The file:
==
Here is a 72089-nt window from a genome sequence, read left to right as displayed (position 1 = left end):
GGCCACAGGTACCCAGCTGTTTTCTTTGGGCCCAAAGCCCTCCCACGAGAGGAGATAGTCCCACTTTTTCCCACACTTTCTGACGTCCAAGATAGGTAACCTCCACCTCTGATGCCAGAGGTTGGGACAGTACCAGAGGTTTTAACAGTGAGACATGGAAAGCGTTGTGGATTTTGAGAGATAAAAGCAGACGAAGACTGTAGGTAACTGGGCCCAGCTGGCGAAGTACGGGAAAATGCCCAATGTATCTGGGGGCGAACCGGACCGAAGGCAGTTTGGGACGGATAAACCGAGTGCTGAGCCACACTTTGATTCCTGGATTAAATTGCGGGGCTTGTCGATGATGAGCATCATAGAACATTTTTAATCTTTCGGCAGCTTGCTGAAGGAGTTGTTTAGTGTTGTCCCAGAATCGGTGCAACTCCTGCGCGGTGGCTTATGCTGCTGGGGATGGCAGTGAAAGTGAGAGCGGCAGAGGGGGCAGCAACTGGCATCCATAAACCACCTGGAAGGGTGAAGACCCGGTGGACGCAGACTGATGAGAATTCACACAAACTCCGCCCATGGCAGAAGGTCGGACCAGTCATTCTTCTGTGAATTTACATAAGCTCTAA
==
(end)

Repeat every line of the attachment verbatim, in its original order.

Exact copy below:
Here is a 72089-nt window from a genome sequence, read left to right as displayed (position 1 = left end):
GGCCACAGGTACCCAGCTGTTTTCTTTGGGCCCAAAGCCCTCCCACGAGAGGAGATAGTCCCACTTTTTCCCACACTTTCTGACGTCCAAGATAGGTAACCTCCACCTCTGATGCCAGAGGTTGGGACAGTACCAGAGGTTTTAACAGTGAGACATGGAAAGCGTTGTGGATTTTGAGAGATAAAAGCAGACGAAGACTGTAGGTAACTGGGCCCAGCTGGCGAAGTACGGGAAAATGCCCAATGTATCTGGGGGCGAACCGGACCGAAGGCAGTTTGGGACGGATAAACCGAGTGCTGAGCCACACTTTGATTCCTGGATTAAATTGCGGGGCTTGTCGATGATGAGCATCATAGAACATTTTTAATCTTTCGGCAGCTTGCTGAAGGAGTTGTTTAGTGTTGTCCCAGAATCGGTGCAACTCCTGCGCGGTGGCTTATGCTGCTGGGGATGGCAGTGAAAGTGAGAGCGGCAGAGGGGGCAGCAACTGGCATCCATAAACCACCTGGAAGGGTGAAGACCCGGTGGACGCAGACTGATGAGAATTCACACAAACTCCGCCCATGGCAGAAGGTCGGACCAGTCATTCTTCTGTGAATTTACATAAGCTCTAA